Family's Modern Pine-Clad Cabin Celebrates Its Rural Setting

2022-06-15 12:26:29 By : Mr. Week Duan

Kimberley Mok is a former architect who has been covering architecture and the arts for Treehugger since 2007.

Katherine Martinko is an expert in sustainable living. She holds a degree in English Literature and History from the University of Toronto.

The global COVID-19 pandemic has seen many of us reevaluating the rhythm of our daily lives. Some of us have taken up new hobbies like baking or birdwatching, while others have found various ways to work from home efficiently, sometimes with noisy kids underfoot. In this new rebalancing of busy work lives and personal lives, many have found it necessary to either rethink how their homes are designed, in order to accommodate a dedicated home office, or to add a space that is devoted to family activities.

In the south of France, one family commissioned London-based studio daab design to do just that, creating a flexible space that augments their existing farmhouse property with an extra structure that could be used for activities like painting, hosting guests, or family gatherings.

Clad with pinewood planks that have been purposely torch scorched to increase pest resistance, the 376-square-foot (35 square meters) Pine Nut Cabane occupies the family's favorite spot on their rural property. Nestled in a small clearing between a stand of pine trees and a grove of olive trees, this spot is where the family likes to paint and play lawn games like pétanque.

As daab design's co-founder Anaïs Bléhaut explains on Dezeen, the idea was to use the materials to enhance the site in a meaningful way, while paying homage to the local region's farming traditions and building culture:

The simple but gorgeous cabin structure has been oriented so that the windows in one of its corners face east to allow the early morning sun to stream in, while providing views of the landscape toward the valley beyond. To passively cool the cabin, the southern side of it has been oriented toward the stand of pine trees, which then shades the interior naturally.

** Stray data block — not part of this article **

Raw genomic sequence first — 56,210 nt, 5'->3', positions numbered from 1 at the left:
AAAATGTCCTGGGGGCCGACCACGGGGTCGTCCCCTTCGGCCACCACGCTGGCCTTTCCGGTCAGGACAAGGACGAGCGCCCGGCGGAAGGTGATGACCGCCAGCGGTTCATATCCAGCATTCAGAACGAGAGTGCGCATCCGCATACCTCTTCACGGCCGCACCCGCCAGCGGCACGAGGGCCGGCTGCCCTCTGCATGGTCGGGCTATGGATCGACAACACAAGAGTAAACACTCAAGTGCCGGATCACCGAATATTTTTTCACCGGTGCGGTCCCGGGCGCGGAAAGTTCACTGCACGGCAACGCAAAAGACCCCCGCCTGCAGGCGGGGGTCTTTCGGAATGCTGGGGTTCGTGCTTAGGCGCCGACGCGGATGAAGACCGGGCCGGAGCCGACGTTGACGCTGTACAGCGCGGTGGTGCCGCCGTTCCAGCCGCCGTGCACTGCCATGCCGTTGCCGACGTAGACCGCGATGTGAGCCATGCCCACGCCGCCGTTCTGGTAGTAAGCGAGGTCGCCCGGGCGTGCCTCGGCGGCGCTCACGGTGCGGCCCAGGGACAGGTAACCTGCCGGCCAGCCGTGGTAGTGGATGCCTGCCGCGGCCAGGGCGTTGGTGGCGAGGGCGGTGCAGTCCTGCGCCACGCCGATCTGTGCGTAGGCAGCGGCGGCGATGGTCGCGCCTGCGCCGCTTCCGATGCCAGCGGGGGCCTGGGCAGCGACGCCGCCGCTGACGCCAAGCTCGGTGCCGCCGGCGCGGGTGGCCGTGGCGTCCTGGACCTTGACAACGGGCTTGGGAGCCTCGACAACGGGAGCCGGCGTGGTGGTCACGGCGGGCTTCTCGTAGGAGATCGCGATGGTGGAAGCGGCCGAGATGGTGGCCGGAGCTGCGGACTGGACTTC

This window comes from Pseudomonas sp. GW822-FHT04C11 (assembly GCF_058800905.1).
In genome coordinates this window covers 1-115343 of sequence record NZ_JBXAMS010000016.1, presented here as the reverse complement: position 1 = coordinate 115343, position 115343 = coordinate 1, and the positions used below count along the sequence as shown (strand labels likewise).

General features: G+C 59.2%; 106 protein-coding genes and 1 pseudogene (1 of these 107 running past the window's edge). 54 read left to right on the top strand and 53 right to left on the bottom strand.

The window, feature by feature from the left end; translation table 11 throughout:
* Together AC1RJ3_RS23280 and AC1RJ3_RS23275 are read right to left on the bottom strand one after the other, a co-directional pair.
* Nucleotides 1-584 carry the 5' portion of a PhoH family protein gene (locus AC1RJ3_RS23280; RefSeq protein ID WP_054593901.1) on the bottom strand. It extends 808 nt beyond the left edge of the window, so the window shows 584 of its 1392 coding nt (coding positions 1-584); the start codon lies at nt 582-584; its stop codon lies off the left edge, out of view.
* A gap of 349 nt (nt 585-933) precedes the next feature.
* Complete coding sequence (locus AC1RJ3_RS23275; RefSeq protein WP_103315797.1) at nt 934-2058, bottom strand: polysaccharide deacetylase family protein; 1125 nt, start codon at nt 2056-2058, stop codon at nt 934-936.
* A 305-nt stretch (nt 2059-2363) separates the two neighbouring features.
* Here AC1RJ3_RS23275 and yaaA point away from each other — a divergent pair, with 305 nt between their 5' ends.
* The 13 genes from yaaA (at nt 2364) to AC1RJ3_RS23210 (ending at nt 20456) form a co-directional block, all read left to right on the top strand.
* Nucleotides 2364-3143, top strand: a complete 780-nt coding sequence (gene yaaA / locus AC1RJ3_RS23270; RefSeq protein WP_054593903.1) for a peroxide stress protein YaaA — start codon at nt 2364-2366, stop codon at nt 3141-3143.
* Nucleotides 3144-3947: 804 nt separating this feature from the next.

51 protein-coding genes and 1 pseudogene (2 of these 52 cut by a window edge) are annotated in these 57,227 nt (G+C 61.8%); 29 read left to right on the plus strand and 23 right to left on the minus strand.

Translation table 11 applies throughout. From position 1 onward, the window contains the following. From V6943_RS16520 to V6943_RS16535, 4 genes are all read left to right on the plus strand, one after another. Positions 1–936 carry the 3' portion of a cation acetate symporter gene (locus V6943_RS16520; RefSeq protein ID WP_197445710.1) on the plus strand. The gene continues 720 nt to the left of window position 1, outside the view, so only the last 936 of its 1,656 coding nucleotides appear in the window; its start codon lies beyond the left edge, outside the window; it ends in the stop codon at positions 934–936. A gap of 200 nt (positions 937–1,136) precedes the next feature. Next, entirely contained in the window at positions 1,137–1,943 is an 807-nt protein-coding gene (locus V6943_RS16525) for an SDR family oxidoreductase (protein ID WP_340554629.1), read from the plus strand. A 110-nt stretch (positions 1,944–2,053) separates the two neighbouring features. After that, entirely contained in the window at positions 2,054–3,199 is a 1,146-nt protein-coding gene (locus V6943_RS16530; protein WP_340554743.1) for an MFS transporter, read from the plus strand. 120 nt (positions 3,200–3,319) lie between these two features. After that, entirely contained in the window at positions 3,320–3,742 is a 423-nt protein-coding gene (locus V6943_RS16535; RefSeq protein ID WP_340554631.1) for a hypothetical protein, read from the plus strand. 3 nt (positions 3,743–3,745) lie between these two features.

The entrance is cleverly demarcated in the northeastern corner by a space that slices into the cabin's overall volume, which is overhung by an eave, and limestone paved path that leads to a black door—all markers that signify the entrance. Beyond that, the paved path leads to a wooden deck and firepit for cozy outdoor gatherings. As the firm explains:

There are two rooms inside, both simply furnished with beds and chairs in order to make them more flexible in terms of use, whether that might be for visiting relatives or friendly guests, or for a yoga session.

Large windows permit light to come in and illuminate these otherwise interiors, while a short corridor connects the two rooms.

The cabin's walls are lined with naturally finished plywood panels, with the addition of polished concrete floors, and bits of matte black elements here and there to give the dwelling a modern but warm touch.

A hidden full-height door in matte black can slide out in the corridor to lend more privacy whenever needed.

In the corridor that connects both rooms together, we find intermediary storage space with cabinets and a pod-like bathroom in between. The designers say that this space has been done in a way that emphasizes a sense of retreat and relaxation that is evident in this zone:

Accessory structures of this kind can be useful in their flexibility, serving as much-needed home offices, yoga studios, play rooms, each with its own unique character. The Pine Nut Cabane is yet another example of how it can be done in a rural setting, with simple but striking materials and design details. To see more, visit daab design.

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